Linux Distro Comparison

Linux Distro Comparison

In this article you’ll see a Linux Distro Comparison. This way some new users will be helped, because when it comes to Linux, there are always a lot of choices. Even if you’re not a new user then and you’d like just to change from one distro to another, this is going to be a helpful guide for you in case you’re not already a pro. Choosing a Linux distribution isn’t always an easy choice. There are so many option and Linux has so many capabilities and it is really understandable if you feel lost. But in any case, things are not so complicated as they may seem. Every Linux distribution has its own reason of existence. A very specific goal. Some distros address to server administration, others are for desktops, others are for old computers and there even some distributions for a special purpose like taking data from a “Broken” PC.




First things first, what is a distribution?

First of all, Linux OS is nothing more than the core that our computer loads when it boots. No GUI, no applications, nothing else but the core. Practically one PC that only has the Linux core is as useful as a car that only has an engine and it has not wheels, seats, gears. The same applies for every OS though. So even though we’re going to see that a the distro list is big  (most of those are based in 3-4 standard ones) we’ll see that the best questions to ask our self is  “what we need” and “which GUI we are going to use”. Every user is special, so we have to examine that topic from a lot of different perspectives.


1) User

Is it a newbie? Someone that switched from another OS or is it one of the few more advanced users that want a distro that fits them precisely?


2) Hardware

Is your machine multi-core with endless ram and can handle 64bit OS or it’s an old computer who can’t even run windows 7 and wants a decent OS?


3) Use

Do you want to make it a media center? Do you want to make your machine a server or it’s an old pc which you want to “resurrect” so your kids can play with that?


4) Support

Does our user want support from the awesome Linux community or he can pay for support because this computer is going to be used for business purposes and google searches(for problem solving) is bad for the company’s productivity?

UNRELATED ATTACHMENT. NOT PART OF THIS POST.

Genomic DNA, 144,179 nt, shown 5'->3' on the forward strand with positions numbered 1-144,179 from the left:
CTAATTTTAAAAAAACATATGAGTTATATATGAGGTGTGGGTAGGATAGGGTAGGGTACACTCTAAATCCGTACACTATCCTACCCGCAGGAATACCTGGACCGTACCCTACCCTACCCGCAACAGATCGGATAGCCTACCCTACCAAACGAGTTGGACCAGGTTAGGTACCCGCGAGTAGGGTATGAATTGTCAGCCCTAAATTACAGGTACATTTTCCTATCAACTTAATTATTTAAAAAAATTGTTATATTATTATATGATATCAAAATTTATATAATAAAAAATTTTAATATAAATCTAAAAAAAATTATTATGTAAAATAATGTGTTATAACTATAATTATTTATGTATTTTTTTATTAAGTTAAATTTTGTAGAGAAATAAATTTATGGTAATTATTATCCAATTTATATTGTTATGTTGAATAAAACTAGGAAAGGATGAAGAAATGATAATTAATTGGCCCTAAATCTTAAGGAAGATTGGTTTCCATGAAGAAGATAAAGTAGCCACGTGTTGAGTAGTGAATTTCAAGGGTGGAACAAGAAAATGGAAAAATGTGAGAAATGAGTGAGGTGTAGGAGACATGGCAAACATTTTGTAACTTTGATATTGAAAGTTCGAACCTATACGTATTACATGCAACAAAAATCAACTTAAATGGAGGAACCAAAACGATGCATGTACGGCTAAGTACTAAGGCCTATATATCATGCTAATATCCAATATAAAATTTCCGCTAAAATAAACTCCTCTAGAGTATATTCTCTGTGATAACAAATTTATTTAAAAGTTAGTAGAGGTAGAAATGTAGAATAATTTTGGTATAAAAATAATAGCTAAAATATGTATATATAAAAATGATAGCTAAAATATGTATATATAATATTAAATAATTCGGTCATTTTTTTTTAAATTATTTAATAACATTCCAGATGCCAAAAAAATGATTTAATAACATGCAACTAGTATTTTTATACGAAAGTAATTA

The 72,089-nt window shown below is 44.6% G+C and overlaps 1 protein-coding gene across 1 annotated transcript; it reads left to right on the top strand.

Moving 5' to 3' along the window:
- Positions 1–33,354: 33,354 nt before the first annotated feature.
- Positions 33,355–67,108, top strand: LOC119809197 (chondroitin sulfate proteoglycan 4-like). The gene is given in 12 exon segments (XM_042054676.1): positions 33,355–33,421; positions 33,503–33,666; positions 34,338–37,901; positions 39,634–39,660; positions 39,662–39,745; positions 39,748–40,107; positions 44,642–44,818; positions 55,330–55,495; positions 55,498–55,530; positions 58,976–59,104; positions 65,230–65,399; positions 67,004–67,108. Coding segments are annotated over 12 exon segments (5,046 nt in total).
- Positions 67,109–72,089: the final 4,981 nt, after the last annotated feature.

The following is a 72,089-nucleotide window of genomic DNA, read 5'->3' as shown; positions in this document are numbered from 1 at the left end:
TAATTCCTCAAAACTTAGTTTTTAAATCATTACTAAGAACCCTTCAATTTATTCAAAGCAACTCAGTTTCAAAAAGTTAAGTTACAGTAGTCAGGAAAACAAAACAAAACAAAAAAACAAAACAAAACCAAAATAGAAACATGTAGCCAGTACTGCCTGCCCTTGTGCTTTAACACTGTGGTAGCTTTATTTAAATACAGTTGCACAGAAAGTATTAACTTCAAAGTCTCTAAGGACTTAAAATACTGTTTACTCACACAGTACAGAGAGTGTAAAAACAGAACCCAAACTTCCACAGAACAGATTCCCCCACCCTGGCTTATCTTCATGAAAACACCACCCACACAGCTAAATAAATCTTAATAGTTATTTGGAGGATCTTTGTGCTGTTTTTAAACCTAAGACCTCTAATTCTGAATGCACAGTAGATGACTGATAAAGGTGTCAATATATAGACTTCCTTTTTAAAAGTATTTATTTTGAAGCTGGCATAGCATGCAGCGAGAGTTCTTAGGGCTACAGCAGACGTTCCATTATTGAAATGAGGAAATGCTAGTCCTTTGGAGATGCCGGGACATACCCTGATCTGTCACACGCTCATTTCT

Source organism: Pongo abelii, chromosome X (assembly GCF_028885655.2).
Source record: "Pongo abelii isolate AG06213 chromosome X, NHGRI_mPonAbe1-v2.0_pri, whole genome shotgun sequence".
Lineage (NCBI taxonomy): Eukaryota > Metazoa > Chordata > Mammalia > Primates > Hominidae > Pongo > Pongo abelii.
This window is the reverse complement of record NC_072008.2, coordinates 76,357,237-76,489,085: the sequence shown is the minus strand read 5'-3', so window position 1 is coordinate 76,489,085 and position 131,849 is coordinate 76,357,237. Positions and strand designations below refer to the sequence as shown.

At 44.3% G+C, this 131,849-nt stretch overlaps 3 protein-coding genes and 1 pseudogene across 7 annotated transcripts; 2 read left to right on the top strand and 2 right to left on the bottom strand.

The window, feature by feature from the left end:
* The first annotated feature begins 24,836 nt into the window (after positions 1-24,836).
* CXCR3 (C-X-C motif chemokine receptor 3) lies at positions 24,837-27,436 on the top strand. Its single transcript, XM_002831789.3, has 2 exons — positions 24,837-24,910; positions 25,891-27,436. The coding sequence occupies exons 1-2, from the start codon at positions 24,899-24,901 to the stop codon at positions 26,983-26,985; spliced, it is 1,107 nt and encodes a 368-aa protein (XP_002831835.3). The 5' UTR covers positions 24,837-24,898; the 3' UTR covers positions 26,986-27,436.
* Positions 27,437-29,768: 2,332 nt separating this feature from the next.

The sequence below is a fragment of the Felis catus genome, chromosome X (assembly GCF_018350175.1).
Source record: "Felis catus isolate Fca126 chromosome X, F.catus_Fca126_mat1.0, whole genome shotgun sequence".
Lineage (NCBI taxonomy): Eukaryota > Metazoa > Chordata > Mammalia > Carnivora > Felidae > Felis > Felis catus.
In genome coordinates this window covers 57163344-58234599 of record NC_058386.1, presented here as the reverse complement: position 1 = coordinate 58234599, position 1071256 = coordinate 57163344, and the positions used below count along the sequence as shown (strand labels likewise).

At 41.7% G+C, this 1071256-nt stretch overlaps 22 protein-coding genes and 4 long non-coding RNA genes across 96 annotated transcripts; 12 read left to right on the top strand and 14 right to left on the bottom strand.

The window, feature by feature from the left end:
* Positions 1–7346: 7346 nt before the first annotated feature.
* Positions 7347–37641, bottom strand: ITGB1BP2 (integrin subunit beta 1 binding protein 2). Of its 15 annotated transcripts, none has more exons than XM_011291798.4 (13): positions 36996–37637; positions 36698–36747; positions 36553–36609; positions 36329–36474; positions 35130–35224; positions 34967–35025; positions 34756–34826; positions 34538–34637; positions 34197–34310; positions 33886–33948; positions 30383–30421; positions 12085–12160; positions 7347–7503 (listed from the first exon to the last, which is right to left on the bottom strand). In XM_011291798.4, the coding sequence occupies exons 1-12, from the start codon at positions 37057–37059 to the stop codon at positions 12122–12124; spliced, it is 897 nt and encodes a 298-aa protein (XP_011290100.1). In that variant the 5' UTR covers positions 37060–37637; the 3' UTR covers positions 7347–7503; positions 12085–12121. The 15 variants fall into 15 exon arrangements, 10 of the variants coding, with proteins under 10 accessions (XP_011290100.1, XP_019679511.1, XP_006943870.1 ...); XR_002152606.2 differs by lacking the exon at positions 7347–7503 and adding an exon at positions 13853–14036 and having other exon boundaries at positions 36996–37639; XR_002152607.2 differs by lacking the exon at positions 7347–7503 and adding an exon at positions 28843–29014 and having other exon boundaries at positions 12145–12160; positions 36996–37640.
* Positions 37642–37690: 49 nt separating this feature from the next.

So let’s start our Linux Distro Comparison – First according to the usage.


Every day usage

Every day usage includes browsing, opening documents(LibreOffice, PDFs), listening to music/watching videos. For this kind of usage, our user doesn’t need to have a complicated control panel (like….windows for example). He/she also needs to be easy for a software to be installed and then the GUI should kind of look like windows. This user needs GUI and some good ideas would be KDE, Cinnamon, Mate(of Linux Mint), Gnome Zen from PCLinuxOS). A pro for Cinnamon and KDE is because they don’t have a complicated CP and also the existence of Software Administrator. Alternative solutions is KDE or Gnome Zen which their pros is that the first one has an LTS edition that is supported for 5 years while the 2nd one is semi rolling, which means that you install it and only update it. In both, codecs are pre-installed. If the hardware of the PC isn’t helping you can change your GUI in XFCE. Again Linux Mint is your friend here. Now, if the hardware doesn’t help at all(old CPU, low RAM etc) you can try Puppy Linux or if you’re advanced users you can try the distro that you know better and try the Razor-qt GU or OpenBox or Enlightenment(without the effects).


In everyday usage we can also add the use of your PC as a media center. Most users that plan to user their PC as a media center, they install their PC tower right next to their TV and they only use this machine for listening to music(no internet) or for youtube. In that case the only solution is the distros that include the XMBC. Those are GeexBox, OpenELEC, or if you want Ubuntu, the choose MythBuntu.

There is a solution for users that want to edit Music, Image or Video. The most complete and solid solution is Ubuntu Studio. But you have to know that Ubuntu Studio is for this usage only.

Every day usage for business that needs performance, the options are SuSE with KDE or Gnome (depending on your hardware or Red Hat. Maybe they contain slighter older editions of Software but it’s the most stable you can find, something that is important for a pro.